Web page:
BANGOR, Maine — Susan Johnson didn’t learn to cook in a kosher kitchen. She was a Catholic in Camden, N.J., and didn’t convert to Judaism until she was an adult.
As a child, Johnson didn’t know her hametz from hamburger. Today, however, she, like Jews around the world, will rid her Frankfort home of the last crumb of leavened grain and prepare for the Passover Seder.
Passover begins at sundown today.
“My house is the cleanest this week it is all year,” Johnson said.
Johnson, who does not follow the Jewish dietary laws year-round but does abide by them during the weeklong celebration of Passover, described preparing for the holiday as a “really good spring cleaning.”
Hametz is defined as food made from one of the five species of grain — wheat, barley, rye, oats and spelt, in which leavening or fermentation induced by the presence of water has taken place. Not only must all hametz be removed from homes and synagogues before Passover, no leavened foods or grains may be eaten during the weeklong observance.
In their place, matzo and foods containing matzo are eaten. This is to commemorate the Israelites who fled quickly into the desert with no time for their bread to rise and were forced to bake the dough into hard crackers in the desert sun.
Johnson is an active member of Beth Israel, the Conservative synagogue on York Street in Bangor. In addition to helping to rid the shul’s kitchen of hametz, she and others prepared baked goods made without leavening for congregants.
Instead of flour and baking powder, recipes for cranberry-orange sponge cakes and blueberry muffins used potato starch and cake meal as substitutes. The recipe also called for the eggs to be separated and the egg whites beaten until stiff.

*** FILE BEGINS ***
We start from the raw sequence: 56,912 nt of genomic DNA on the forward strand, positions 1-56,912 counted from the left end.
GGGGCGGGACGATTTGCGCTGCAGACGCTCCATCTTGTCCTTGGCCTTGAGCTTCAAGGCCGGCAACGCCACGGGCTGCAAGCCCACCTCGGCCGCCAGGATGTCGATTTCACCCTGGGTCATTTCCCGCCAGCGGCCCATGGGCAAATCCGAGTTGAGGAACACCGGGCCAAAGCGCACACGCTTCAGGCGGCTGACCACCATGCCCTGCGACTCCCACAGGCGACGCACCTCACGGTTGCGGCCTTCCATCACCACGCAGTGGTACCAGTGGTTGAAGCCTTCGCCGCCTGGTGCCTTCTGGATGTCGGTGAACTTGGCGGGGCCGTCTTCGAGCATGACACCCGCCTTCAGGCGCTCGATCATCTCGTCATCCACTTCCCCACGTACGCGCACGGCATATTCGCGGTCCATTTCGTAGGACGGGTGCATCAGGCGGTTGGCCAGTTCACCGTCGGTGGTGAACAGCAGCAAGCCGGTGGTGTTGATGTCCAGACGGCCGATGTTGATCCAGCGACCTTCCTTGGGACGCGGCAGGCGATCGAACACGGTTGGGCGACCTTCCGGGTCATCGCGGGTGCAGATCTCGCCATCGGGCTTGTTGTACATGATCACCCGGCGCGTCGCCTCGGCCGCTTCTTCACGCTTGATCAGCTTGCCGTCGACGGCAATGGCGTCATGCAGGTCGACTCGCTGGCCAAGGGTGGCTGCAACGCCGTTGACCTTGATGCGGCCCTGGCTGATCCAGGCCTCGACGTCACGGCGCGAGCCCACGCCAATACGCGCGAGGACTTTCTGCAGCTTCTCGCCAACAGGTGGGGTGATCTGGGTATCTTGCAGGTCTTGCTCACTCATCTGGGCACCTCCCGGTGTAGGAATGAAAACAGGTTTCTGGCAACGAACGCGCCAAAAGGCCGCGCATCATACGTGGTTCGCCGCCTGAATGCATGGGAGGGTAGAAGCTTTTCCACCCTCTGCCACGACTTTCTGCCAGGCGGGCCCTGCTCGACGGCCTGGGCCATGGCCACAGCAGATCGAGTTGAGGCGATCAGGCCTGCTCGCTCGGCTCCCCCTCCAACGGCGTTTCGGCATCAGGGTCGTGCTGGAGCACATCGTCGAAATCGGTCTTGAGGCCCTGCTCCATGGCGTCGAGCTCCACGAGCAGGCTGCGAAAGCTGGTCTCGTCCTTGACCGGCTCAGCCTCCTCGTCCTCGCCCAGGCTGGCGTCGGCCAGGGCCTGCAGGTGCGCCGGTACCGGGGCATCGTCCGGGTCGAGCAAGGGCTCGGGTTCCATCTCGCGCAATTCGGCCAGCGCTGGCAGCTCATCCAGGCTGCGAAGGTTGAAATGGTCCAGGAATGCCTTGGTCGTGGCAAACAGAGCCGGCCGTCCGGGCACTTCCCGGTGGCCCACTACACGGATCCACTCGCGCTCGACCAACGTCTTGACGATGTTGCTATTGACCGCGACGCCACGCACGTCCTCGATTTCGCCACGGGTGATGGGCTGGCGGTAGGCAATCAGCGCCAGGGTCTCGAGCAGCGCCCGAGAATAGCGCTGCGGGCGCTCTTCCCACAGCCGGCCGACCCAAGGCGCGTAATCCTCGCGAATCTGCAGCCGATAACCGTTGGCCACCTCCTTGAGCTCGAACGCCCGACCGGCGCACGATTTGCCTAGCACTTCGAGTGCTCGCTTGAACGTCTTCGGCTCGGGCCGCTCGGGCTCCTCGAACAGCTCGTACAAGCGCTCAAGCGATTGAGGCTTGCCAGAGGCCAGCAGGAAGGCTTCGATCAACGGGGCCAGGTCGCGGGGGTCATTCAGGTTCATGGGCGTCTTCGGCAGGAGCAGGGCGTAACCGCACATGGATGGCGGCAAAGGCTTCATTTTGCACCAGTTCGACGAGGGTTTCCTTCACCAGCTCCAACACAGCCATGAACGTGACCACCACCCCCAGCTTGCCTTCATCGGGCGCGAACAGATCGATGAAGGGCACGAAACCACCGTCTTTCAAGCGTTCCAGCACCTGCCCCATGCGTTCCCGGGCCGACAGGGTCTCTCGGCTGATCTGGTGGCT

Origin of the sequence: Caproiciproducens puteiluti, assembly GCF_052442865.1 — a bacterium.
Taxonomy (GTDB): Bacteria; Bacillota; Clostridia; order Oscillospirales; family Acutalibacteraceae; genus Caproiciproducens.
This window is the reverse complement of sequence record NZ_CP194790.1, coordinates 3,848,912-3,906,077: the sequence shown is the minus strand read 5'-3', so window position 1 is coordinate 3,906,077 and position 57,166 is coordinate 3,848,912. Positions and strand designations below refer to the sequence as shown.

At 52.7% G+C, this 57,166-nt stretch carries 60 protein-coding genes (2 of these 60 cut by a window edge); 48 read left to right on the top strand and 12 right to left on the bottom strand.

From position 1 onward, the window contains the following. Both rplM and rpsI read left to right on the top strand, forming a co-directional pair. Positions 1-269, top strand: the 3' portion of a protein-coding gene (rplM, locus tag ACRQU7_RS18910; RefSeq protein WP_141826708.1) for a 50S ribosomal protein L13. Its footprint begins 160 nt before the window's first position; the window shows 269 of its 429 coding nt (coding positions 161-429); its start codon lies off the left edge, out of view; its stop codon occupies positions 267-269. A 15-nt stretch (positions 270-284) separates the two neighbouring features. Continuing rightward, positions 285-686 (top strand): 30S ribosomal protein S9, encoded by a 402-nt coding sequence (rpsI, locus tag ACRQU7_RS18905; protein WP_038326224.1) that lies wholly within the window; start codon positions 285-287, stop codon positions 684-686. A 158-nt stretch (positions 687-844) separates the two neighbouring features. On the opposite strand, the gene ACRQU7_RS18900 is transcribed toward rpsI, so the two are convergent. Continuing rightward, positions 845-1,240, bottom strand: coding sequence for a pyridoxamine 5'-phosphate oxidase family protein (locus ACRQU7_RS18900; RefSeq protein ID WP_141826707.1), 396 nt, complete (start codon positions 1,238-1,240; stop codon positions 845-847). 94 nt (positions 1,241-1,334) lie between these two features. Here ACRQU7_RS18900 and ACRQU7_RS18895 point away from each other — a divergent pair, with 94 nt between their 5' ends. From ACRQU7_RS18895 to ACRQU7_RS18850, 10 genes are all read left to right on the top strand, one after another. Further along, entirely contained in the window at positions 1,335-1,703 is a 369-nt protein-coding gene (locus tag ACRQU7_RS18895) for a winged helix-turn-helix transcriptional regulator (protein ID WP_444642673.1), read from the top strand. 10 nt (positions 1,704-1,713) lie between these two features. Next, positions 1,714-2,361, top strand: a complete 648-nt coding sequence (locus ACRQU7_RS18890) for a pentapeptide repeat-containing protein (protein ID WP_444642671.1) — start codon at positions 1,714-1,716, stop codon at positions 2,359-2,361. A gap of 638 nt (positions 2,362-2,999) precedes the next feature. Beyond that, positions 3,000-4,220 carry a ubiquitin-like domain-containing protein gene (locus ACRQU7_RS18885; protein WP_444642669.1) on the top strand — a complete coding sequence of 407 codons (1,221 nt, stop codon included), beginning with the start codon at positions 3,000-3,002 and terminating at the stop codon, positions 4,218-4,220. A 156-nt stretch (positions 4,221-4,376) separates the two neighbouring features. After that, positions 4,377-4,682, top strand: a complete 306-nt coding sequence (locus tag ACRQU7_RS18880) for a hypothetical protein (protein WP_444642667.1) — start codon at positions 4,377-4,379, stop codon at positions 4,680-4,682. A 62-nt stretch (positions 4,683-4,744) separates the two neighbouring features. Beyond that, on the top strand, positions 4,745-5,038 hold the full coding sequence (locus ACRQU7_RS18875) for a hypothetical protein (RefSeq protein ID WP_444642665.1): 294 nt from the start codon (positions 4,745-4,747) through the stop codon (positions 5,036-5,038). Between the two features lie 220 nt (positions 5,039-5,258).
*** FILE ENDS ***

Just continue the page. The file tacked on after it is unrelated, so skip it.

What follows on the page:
“The egg whites will cause the sponge cake to rise,” Johnson explained, “but the cake must go into the oven very quickly before the leavening process can begin. Otherwise, the batter should be thrown out.”
Passover is about much more than cleaning and cooking, according to Rabbi Steven Schwarzman, spiritual leader of Beth Israel.
“Passover commemorates the Exodus of the Hebrews from Egypt a few thousand years ago, yet it is replete with timeless lessons that apply in our own times,” he said in an e-mail. “At the Passover seder, we invite all who are hungry to come in and eat. We invite all who are in need — and this includes spiritual need — to join with us.
“We recognize the many bounties we have been blessed with,” he continued, “yet we also recognize that real slavery still exists in the world, and that all of us are in need of liberation from the bonds that we place upon ourselves that needlessly keep us from reaching our potential.
“The central question of the Haggadah, the ancient text we use in the seder meal, is, ‘Why is this night different from all other nights?’ It’s a call to all of us to recognize what we need to do, with God’s help, to begin making ourselves and all people truly free.”
The Haggadah is a compilation of biblical passages, prayers, hymns and rabbinical literature. The book is one of the most common religious texts in Jewish households. Literally translated, Haggadah means “narration,” and the text reads like a script with Seder participants reading different parts.
It also will be at community Seders to be held Tuesday night at Beth Israel and synagogues around the globe. Beth El, Bangor’s Reform synagogue, will hold a second night Seder on Tuesday at Jeff’s Catering in Brewer.